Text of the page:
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Columbia Spectator Staff

She is the Ivy League's second-highest scorer and third-best rebounder. She is in the top five of the conference in steals and assists per game. Despite being a forward, she is, statistically, a better playmaker than her team's starting point guard. And she's only a freshman. To say that Niveen Rasheed has made an immediate impact on the Princeton women's basketball team is an understatement. Last season, the Tigers finished with an overall record of 14-14 and a conference record of 9-5. With Rasheed on board, Princeton is currently 21-2 overall and 9-0 in Ivy play. The Tigers are even receiving votes in the AP Top 25 and ESPN/USA Today Polls. Of course, Rasheed is not the only reason for Princeton's success. Three other players average more than 10 points per game for the Tigers, and two of them—junior guard Addie Micir and sophomore guard Lauren Edwards—are among the top five 3-point shooters in the league. As a team, Princeton scores 70.8 points per game while holding opponents to a mere 51.3 points per contest. But Rasheed stands out for being more than a collection of impressive statistics. With and without the ball, she is a presence on the floor. "She just plays with tremendous energy," Columbia women's basketball head coach Paul Nixon said. "I don't like the ‘Energizer bunny' cliché, but I feel like she's perpetual motion on the court. I think she's always active—she's moving offensively, she's moving defensively—and when you combine that with the fact that she's blessed with good size and athleticism, that's a combination that makes for a very good player." Rasheed showed just how potent that combination can be when Columbia and Princeton met earlier this season. In that game—a 22-point Princeton victory—Rasheed had 27 points, 14 rebounds, seven assists, and five steals. Her point, assist, and steal totals from that matchup are career-highs, while her 16 boards against Cornell have formed her best single-game rebounding effort thus far. Limiting Rasheed's effectiveness is not easy—she averages 15.6 points, 8.6 rebounds, 3.1 assists, and 2.3 steals per contest—but for Princeton's opponents, it is an obvious priority. Nixon, whose squad faces the Tigers on Saturday, believes that all of his players need to be aware of Rasheed's movements when Columbia is playing defense. "We have to do a better job of having team defensive concepts with her, and bringing better help, providing more, not necessarily double-team situations, but more attention being paid to her by the players that aren't guarding her," Nixon said. "Really improving and focusing on our team defense is what it's going to take to contain her better than we did [in the first meeting]." Rasheed will look to continue her torrid play this weekend, when Princeton hosts Cornell and Columbia.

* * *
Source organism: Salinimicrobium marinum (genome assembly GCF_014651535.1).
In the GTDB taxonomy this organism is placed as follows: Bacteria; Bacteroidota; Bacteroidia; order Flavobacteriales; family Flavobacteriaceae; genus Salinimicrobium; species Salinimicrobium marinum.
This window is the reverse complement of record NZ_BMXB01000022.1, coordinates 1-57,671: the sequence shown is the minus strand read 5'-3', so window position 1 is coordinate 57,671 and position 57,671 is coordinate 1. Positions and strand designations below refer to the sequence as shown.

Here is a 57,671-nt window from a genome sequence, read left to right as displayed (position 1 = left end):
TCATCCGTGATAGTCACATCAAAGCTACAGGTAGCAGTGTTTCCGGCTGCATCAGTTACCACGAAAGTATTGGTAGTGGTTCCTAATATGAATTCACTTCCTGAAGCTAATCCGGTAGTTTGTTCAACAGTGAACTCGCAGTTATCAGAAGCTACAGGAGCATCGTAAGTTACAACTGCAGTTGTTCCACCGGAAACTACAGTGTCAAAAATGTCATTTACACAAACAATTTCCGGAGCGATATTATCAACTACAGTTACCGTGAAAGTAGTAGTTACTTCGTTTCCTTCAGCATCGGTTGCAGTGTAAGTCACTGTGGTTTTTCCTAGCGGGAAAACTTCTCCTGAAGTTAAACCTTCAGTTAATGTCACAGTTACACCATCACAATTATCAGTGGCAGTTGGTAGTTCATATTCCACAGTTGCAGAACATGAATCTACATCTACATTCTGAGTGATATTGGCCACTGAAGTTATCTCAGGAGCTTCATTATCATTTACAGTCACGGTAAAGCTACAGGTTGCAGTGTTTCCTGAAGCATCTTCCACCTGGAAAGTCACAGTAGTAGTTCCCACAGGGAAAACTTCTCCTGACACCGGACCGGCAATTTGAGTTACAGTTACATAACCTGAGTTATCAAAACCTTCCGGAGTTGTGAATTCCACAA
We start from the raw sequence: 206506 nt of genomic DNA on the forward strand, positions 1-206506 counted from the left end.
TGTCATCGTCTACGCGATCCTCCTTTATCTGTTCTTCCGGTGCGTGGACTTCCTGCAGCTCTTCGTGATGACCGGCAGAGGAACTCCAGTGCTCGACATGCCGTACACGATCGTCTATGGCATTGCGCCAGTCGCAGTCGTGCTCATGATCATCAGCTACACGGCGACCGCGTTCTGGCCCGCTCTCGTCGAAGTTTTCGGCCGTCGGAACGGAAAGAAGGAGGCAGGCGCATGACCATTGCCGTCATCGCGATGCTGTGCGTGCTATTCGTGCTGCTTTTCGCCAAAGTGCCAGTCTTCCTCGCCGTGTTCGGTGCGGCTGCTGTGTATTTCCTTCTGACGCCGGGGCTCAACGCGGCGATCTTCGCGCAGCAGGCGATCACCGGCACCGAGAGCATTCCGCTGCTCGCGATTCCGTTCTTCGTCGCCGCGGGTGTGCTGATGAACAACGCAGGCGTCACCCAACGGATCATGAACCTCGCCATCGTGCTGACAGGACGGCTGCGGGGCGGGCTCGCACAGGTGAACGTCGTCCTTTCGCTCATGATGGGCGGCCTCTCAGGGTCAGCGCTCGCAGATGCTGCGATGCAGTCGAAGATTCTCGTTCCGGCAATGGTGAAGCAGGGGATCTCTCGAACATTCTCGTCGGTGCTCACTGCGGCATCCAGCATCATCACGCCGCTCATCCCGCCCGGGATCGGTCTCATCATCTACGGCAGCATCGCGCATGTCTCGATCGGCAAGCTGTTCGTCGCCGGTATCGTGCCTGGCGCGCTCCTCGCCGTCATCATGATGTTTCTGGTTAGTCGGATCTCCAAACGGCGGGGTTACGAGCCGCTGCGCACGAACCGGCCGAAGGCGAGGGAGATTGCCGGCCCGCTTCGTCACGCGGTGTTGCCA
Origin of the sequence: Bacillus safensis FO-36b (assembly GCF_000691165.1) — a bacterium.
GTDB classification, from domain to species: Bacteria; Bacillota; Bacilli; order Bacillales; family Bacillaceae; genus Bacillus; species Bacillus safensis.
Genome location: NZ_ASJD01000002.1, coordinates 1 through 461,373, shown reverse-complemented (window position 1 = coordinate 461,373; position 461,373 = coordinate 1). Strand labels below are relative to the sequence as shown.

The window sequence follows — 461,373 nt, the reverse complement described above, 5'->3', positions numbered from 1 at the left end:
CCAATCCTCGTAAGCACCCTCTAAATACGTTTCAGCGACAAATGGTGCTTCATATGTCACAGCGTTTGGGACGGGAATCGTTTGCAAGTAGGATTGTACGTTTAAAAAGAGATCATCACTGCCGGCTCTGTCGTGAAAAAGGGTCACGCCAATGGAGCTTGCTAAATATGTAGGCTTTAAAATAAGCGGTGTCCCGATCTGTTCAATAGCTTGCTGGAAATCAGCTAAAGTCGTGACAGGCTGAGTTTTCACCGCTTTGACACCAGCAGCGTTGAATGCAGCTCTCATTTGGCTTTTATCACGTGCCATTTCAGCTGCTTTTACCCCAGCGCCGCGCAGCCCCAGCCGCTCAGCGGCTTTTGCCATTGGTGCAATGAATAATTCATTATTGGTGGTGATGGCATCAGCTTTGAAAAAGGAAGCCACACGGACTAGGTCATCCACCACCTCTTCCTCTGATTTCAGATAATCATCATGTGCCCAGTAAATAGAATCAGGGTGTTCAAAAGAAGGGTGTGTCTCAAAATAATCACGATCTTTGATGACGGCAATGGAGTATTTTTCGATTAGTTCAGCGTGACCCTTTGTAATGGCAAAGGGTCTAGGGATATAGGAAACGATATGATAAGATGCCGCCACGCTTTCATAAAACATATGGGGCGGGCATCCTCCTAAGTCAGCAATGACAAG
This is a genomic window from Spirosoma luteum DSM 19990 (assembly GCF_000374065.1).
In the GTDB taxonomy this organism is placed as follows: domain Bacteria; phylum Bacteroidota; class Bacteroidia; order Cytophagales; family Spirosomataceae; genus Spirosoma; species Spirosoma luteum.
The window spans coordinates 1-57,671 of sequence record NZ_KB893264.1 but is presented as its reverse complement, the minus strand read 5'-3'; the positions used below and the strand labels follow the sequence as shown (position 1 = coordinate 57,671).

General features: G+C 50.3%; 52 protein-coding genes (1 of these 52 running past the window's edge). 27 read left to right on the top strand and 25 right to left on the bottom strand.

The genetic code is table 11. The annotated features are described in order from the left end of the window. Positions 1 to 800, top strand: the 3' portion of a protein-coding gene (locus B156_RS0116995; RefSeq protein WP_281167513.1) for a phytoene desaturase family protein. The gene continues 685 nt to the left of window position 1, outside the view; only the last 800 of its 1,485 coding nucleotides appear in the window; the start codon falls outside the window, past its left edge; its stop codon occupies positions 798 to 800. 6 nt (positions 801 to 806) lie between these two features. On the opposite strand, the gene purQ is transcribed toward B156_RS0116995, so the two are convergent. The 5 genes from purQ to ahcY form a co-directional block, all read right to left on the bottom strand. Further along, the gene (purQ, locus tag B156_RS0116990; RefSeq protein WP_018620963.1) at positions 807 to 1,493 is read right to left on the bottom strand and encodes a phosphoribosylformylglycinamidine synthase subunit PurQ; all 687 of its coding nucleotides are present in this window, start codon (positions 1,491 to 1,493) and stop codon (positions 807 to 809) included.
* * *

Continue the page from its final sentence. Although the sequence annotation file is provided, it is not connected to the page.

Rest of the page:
Women's Basketball
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